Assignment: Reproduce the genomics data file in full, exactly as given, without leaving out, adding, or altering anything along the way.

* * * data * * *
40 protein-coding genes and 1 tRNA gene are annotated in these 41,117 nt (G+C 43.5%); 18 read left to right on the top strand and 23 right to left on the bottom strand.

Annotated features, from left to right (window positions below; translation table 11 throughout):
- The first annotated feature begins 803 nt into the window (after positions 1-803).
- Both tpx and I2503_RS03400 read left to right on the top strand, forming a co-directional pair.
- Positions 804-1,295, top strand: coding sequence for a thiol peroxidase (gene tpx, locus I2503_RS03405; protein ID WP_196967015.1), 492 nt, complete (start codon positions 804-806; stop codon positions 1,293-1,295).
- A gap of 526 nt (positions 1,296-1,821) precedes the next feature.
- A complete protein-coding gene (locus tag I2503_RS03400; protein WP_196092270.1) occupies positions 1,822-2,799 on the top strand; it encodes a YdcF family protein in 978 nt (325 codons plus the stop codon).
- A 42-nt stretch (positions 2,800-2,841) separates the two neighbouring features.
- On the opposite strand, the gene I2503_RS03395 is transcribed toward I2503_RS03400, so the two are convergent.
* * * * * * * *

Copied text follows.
40 protein-coding genes and 1 tRNA gene are annotated in these 41,117 nt (G+C 43.5%); 18 read left to right on the top strand and 23 right to left on the bottom strand.

Annotated features, from left to right (window positions below; translation table 11 throughout):
- The first annotated feature begins 803 nt into the window (after positions 1-803).
- Both tpx and I2503_RS03400 read left to right on the top strand, forming a co-directional pair.
- Positions 804-1,295, top strand: coding sequence for a thiol peroxidase (gene tpx, locus I2503_RS03405; protein ID WP_196967015.1), 492 nt, complete (start codon positions 804-806; stop codon positions 1,293-1,295).
- A gap of 526 nt (positions 1,296-1,821) precedes the next feature.
- A complete protein-coding gene (locus tag I2503_RS03400; protein WP_196092270.1) occupies positions 1,822-2,799 on the top strand; it encodes a YdcF family protein in 978 nt (325 codons plus the stop codon).
- A 42-nt stretch (positions 2,800-2,841) separates the two neighbouring features.
- On the opposite strand, the gene I2503_RS03395 is transcribed toward I2503_RS03400, so the two are convergent.